The Great Twitter Experiment of 2013

At some point last night I fell down the rabbit hole of Twitter followers. I found a bunch of seemingly unimportant people with hundreds of thousands of followers. “How did they get that many followers?” I wondered. “What the hell do they do now that they have that many followers?” And so my great Twitter experiment of 2013 began.

I’m not sure what made me start looking for “how to increase your followers on Twitter.” I know full well that a search like that will only lead to terrible click-bait websites with nothing of value, and yet I searched. What I found was intriguing.

Who the hell is Peaches?

Who the hell is Peaches? (I blurred some of this out because it’s borderline not-for-kids stuff)

Seriously – who is this Peaches person? 230k+ people seem to want to know him/her/it. That’s the thing tho – Peaches doesn’t seem to have any notoriety at all. How did he/she/it get that many followers? I decided to find out.

So far, what I’ve found is that there’s a number of hashtags that are commonly used to build followers. The way it works is like this – you search for something like #TeamFollowBack. You find people that tweeted that hashtag, you follow them and/or retweet *their* tweet, and they follow you. You’re also supposed to look through everyone that retweeted that tweet and follow them, and then they’re supposed to follow you. It’s like a low-budget pyramid scheme of fake internet points.

I tried following one of the bigger #TeamFollowBack tweeters that I found on my main Twitter account (@Meorrow). It didn’t take long for me to realize that in no way did I want to spam my legit followers with messages like “RETWEET IF YOU FOLLOW BACK #TeamFollowBack ✔ #InstantFollowBack ✔ #AutoFollowBack ✔ #500ADAY ✔ #1000ADAY ✔ 62”. That’s not going to win me any actual followers that I care about.

Really? A Twitter follower pyramid scheme?

Really? A Twitter follower pyramid scheme?

The bug had bit at that point tho – I like to think of myself as someone that’s pretty good at computers and the internet. If these people can do it, I can do it too, right? Enter a second Twitter account (that shall remain nameless to preserve the experiment). *That* account is now following 60 of the most followed accounts that used #TeamFollowBack in a tweet last night. It has also retweeted messages from these accounts 282 times. I’m not really playing along 100% though – I’m not looking through retweets and following all those people – I merely keep a column open in TweetDeck with the timeline for the fake account and retweet messages when I see them come across and I’m thinking about it.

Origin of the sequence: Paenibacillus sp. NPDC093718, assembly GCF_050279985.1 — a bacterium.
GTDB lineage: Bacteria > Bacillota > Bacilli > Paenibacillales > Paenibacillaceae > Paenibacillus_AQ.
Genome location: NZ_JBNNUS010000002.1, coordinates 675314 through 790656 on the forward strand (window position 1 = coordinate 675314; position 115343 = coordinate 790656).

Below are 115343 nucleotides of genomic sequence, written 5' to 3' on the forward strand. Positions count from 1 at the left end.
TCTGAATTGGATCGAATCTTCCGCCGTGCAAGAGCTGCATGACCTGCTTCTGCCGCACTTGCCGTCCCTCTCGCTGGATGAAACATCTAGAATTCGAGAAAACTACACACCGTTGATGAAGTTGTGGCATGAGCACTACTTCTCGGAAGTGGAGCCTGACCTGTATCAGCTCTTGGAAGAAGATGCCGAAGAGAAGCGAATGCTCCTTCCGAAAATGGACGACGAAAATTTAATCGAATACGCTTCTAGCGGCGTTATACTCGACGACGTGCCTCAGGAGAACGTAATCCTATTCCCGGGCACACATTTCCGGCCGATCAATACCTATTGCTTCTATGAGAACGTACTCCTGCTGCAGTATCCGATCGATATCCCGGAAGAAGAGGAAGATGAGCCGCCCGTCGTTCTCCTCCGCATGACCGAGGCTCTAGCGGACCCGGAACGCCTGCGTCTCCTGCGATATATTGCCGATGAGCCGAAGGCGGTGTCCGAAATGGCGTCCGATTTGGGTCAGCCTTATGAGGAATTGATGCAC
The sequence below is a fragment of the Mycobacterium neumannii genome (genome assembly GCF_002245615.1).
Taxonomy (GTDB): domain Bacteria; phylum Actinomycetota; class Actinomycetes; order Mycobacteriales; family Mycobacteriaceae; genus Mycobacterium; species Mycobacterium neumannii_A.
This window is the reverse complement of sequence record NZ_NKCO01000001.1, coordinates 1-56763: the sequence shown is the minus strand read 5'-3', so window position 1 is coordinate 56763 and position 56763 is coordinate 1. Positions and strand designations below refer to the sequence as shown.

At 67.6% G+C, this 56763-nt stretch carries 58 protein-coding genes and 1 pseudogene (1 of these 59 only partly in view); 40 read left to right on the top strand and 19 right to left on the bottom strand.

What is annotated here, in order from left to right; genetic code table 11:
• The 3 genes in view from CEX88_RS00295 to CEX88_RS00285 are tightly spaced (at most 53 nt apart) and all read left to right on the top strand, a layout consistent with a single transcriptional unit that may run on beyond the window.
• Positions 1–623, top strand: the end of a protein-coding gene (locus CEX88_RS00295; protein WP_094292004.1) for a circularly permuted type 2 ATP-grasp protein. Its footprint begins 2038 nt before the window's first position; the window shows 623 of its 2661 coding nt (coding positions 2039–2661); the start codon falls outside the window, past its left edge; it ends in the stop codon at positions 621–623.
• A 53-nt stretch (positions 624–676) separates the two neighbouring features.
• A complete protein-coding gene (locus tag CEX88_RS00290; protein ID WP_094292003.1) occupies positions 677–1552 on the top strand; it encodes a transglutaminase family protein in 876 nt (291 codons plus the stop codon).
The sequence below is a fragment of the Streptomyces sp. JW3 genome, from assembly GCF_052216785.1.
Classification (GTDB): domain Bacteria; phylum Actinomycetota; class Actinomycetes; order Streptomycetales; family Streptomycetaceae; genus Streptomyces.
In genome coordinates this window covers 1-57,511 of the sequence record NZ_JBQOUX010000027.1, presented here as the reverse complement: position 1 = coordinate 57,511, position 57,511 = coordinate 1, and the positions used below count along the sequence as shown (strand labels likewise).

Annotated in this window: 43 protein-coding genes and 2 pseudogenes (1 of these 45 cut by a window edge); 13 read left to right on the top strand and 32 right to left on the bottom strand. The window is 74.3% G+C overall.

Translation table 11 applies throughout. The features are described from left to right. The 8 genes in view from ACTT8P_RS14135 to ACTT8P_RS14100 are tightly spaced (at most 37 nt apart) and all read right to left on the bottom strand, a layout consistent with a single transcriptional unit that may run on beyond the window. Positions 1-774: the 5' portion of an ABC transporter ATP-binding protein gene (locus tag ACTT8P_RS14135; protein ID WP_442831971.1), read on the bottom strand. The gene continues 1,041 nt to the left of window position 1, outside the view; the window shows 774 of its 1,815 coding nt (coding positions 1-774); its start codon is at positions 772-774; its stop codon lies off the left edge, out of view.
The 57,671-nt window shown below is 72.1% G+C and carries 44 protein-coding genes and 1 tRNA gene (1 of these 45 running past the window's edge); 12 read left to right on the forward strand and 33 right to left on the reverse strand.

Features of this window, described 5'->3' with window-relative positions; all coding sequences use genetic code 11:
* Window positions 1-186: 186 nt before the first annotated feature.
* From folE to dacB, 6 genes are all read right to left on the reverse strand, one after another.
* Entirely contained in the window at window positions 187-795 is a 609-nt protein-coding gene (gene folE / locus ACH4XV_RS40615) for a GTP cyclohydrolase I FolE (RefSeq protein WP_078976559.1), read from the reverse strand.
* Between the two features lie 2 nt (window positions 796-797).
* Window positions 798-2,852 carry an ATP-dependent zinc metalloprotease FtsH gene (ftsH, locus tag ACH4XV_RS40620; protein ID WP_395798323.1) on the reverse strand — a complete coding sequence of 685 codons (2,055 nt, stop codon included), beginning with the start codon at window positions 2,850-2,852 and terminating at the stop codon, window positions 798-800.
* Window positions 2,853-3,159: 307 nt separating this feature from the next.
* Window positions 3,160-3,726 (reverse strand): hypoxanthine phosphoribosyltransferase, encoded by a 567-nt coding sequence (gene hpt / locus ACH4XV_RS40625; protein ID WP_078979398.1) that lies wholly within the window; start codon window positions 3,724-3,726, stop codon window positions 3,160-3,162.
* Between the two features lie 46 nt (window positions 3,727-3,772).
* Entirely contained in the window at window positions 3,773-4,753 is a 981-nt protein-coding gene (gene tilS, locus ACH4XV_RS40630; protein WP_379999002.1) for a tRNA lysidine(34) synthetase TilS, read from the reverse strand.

So, 282 messages retweeted. What’s the result? In less than 24 hours (and essentially zero effort), my fake Twitter account has 295 followers. I get 3-5 more every time I retweet a handful of these #TeamFollowBack tweets. The system works, for some definition of “works.”

What I’ve seen so far is enough to keep me interested a bit longer. Since it requires basically no effort, I’ll keep that timeline open in TweetDeck and retweet away. I’ll post updates as I hit milestones.

No experiment would be complete without a hypothesis. Here’s mine – I suspect that I’ll pretty easily get 1000-2000 followers in a short amount of time. I don’t think getting followers will be an issue. The bigger question I have is whether they’ll be *quality* followers. If I hit 1000-2000 followers and then tweet something real, will I get any reaction at all? My guess is no. These people are following me simply to bump their follower numbers. It’s working, but it’s likely completely meaningless. Based on the amount of traffic in the fake account’s timeline after following just 60 people, I think it’d be impossible to even parse out a real message from the spam.

We’ll see what happens. It’ll likely turn out pointless in the end, but what the hell – it might be fun!

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